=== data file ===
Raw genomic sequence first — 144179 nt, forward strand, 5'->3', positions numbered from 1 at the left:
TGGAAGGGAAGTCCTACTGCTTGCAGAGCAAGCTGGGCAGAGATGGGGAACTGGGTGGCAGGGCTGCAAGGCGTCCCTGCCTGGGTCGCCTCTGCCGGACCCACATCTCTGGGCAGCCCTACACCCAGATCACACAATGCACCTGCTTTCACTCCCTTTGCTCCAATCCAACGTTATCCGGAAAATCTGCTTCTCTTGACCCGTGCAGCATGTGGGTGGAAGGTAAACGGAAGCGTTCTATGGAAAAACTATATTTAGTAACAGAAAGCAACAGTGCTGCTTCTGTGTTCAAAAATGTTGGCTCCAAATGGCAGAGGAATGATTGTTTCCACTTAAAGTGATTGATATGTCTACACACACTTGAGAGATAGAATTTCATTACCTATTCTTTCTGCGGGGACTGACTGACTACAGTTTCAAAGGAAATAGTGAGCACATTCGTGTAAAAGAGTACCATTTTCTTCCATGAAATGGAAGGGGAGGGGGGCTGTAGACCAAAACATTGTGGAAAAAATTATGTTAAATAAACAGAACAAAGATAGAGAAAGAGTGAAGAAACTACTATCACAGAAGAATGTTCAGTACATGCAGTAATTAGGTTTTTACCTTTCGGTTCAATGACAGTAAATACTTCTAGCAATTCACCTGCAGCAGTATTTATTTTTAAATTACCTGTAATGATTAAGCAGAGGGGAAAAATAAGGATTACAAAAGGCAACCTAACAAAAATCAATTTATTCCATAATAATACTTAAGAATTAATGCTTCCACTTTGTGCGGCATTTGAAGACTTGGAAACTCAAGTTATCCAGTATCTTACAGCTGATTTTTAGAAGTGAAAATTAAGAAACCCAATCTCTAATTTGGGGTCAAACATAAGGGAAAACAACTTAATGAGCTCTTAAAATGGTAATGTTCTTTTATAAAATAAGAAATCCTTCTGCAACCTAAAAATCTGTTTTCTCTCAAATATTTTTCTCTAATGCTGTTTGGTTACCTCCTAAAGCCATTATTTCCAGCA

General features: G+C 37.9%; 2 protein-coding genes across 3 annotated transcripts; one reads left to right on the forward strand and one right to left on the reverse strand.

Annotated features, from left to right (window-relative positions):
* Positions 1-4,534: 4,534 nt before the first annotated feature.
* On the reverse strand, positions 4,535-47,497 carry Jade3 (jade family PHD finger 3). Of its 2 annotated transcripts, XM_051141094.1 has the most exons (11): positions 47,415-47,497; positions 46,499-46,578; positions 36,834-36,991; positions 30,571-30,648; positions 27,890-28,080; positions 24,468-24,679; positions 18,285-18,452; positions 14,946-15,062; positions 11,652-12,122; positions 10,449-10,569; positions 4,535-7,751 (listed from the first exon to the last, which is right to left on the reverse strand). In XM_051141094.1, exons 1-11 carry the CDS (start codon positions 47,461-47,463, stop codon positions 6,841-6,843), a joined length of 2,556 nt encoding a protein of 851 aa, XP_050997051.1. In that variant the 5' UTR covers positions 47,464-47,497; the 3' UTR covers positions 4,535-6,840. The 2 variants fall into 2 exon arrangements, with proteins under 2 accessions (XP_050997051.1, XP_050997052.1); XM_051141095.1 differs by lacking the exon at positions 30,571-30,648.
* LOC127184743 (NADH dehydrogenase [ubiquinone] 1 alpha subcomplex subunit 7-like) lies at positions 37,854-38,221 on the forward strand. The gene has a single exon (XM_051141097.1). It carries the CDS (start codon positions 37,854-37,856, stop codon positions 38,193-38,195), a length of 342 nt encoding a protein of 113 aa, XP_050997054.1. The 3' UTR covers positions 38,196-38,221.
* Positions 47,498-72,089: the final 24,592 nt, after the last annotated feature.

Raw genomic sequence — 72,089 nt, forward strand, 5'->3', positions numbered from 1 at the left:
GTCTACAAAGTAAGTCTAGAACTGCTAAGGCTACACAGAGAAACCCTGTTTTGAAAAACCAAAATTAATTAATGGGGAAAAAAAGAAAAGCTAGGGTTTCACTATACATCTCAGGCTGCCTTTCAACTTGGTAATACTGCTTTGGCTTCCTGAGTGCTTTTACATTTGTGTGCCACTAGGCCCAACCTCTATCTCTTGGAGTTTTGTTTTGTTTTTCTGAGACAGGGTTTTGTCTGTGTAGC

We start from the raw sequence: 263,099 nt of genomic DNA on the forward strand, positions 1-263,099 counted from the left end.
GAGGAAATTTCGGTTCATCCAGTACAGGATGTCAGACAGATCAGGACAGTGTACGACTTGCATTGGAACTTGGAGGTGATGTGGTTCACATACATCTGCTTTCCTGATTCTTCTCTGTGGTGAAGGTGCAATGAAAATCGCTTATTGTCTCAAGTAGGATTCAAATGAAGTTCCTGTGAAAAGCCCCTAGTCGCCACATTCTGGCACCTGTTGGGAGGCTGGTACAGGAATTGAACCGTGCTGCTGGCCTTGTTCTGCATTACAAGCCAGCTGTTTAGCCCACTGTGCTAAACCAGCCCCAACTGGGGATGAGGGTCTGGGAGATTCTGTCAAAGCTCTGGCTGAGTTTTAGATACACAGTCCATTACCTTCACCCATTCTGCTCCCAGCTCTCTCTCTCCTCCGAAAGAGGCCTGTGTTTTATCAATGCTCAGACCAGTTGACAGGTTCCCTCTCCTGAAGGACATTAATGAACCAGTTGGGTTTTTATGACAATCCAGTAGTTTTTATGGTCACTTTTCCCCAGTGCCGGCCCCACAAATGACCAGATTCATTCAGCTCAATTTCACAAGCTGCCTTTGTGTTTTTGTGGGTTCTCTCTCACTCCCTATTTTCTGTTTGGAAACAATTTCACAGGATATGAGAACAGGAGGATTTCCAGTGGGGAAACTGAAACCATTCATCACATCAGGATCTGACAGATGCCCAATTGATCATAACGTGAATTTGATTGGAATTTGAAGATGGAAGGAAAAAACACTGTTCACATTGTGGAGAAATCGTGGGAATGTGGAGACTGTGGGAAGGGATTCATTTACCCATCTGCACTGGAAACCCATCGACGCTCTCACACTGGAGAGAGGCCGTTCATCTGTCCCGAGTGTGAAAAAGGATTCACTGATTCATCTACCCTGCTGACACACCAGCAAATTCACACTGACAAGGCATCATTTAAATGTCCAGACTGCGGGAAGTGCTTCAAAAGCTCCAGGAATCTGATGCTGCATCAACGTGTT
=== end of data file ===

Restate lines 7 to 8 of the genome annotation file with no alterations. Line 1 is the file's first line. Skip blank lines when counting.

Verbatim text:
* LOC127184743 (NADH dehydrogenase [ubiquinone] 1 alpha subcomplex subunit 7-like) lies at positions 37,854-38,221 on the forward strand. The gene has a single exon (XM_051141097.1). It carries the CDS (start codon positions 37,854-37,856, stop codon positions 38,193-38,195), a length of 342 nt encoding a protein of 113 aa, XP_050997054.1. The 3' UTR covers positions 38,196-38,221.
* Positions 47,498-72,089: the final 24,592 nt, after the last annotated feature.